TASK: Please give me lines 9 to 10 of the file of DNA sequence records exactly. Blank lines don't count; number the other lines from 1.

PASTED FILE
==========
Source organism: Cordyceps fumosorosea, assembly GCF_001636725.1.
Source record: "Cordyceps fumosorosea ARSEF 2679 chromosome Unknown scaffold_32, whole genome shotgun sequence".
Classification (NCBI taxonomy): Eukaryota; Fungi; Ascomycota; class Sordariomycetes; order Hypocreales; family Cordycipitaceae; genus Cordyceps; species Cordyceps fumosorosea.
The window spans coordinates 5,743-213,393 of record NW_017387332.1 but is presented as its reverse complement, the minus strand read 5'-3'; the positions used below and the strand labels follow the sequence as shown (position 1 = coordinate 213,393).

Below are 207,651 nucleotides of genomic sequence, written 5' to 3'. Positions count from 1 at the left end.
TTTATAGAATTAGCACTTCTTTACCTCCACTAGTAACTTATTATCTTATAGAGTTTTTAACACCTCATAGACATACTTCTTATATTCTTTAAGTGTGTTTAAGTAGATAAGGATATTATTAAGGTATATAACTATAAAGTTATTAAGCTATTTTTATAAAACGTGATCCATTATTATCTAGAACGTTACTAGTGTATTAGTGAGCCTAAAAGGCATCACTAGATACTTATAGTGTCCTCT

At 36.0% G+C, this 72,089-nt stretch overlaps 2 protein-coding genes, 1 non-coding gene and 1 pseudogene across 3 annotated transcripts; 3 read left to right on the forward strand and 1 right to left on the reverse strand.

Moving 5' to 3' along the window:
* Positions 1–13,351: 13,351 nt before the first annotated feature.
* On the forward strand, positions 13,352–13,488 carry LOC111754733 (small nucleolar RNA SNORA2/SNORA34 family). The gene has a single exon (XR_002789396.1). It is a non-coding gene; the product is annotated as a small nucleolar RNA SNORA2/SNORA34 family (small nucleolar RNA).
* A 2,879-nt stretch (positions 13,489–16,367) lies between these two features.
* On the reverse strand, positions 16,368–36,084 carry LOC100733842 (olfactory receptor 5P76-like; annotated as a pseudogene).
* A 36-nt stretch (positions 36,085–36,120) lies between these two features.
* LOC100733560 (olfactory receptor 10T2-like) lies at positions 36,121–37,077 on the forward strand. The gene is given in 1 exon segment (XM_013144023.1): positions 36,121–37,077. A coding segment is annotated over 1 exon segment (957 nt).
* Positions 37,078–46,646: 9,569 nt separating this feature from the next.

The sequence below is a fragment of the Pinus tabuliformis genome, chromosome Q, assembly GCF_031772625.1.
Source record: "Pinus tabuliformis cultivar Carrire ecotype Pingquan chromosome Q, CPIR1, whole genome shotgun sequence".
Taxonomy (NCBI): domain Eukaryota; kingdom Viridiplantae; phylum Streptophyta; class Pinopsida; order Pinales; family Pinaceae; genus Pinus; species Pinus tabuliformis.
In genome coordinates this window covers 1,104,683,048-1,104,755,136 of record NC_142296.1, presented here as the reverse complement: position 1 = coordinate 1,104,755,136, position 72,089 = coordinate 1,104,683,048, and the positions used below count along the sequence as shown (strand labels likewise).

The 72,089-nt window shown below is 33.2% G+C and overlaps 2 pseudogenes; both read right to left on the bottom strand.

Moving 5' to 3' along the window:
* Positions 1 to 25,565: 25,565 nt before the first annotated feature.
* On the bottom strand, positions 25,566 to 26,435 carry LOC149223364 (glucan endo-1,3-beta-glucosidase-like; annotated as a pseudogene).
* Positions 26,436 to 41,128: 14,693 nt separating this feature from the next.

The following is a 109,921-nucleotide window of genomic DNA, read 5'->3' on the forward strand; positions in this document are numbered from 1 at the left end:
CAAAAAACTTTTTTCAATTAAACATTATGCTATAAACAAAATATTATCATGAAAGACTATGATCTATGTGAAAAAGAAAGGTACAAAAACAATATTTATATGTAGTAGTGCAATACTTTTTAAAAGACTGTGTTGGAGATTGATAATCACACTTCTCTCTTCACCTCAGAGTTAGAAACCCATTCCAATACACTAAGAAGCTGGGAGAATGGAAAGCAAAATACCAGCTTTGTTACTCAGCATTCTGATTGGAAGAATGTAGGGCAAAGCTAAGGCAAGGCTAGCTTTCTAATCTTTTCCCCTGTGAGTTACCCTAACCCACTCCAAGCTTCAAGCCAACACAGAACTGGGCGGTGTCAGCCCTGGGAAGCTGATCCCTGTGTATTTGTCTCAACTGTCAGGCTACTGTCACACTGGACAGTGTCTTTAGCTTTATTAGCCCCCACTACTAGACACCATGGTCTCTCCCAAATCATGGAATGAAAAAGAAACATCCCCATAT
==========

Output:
* Positions 1–13,351: 13,351 nt before the first annotated feature.
* On the forward strand, positions 13,352–13,488 carry LOC111754733 (small nucleolar RNA SNORA2/SNORA34 family). The gene has a single exon (XR_002789396.1). It is a non-coding gene; the product is annotated as a small nucleolar RNA SNORA2/SNORA34 family (small nucleolar RNA).